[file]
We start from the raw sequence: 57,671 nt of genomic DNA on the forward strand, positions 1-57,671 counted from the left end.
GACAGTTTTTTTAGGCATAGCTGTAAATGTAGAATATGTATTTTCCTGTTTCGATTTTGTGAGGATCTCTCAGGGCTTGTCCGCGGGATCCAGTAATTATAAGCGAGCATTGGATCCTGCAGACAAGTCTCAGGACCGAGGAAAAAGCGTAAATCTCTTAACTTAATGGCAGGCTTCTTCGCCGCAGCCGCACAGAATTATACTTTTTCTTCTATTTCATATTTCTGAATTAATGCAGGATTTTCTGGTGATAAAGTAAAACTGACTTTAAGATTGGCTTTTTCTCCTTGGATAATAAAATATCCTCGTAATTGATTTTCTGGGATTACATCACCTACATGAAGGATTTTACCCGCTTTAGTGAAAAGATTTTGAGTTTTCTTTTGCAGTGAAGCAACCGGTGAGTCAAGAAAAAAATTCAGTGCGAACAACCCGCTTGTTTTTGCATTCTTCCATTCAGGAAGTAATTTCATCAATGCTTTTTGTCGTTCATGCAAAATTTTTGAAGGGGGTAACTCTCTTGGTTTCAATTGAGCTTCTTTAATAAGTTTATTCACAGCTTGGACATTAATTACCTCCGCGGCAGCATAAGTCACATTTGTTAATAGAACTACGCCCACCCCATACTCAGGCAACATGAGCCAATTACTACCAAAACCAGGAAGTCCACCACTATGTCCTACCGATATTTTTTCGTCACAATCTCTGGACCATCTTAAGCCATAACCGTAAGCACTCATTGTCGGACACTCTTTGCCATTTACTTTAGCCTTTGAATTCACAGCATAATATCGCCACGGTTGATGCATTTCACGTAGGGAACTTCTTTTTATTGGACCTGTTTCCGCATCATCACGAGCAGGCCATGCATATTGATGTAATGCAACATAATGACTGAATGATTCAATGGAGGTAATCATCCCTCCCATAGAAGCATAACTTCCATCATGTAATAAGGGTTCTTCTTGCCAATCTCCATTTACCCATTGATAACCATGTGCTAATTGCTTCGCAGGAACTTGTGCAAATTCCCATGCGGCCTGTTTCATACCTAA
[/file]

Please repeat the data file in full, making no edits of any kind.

We start from the raw sequence: 57,671 nt of genomic DNA on the forward strand, positions 1-57,671 counted from the left end.
GACAGTTTTTTTAGGCATAGCTGTAAATGTAGAATATGTATTTTCCTGTTTCGATTTTGTGAGGATCTCTCAGGGCTTGTCCGCGGGATCCAGTAATTATAAGCGAGCATTGGATCCTGCAGACAAGTCTCAGGACCGAGGAAAAAGCGTAAATCTCTTAACTTAATGGCAGGCTTCTTCGCCGCAGCCGCACAGAATTATACTTTTTCTTCTATTTCATATTTCTGAATTAATGCAGGATTTTCTGGTGATAAAGTAAAACTGACTTTAAGATTGGCTTTTTCTCCTTGGATAATAAAATATCCTCGTAATTGATTTTCTGGGATTACATCACCTACATGAAGGATTTTACCCGCTTTAGTGAAAAGATTTTGAGTTTTCTTTTGCAGTGAAGCAACCGGTGAGTCAAGAAAAAAATTCAGTGCGAACAACCCGCTTGTTTTTGCATTCTTCCATTCAGGAAGTAATTTCATCAATGCTTTTTGTCGTTCATGCAAAATTTTTGAAGGGGGTAACTCTCTTGGTTTCAATTGAGCTTCTTTAATAAGTTTATTCACAGCTTGGACATTAATTACCTCCGCGGCAGCATAAGTCACATTTGTTAATAGAACTACGCCCACCCCATACTCAGGCAACATGAGCCAATTACTACCAAAACCAGGAAGTCCACCACTATGTCCTACCGATATTTTTTCGTCACAATCTCTGGACCATCTTAAGCCATAACCGTAAGCACTCATTGTCGGACACTCTTTGCCATTTACTTTAGCCTTTGAATTCACAGCATAATATCGCCACGGTTGATGCATTTCACGTAGGGAACTTCTTTTTATTGGACCTGTTTCCGCATCATCACGAGCAGGCCATGCATATTGATGTAATGCAACATAATGACTGAATGATTCAATGGAGGTAATCATCCCTCCCATAGAAGCATAACTTCCATCATGTAATAAGGGTTCTTCTTGCCAATCTCCATTTACCCATTGATAACCATGTGCTAATTGCTTCGCAGGAACTTGTGCAAATTCCCATGCGGCCTGTTTCATACCTAA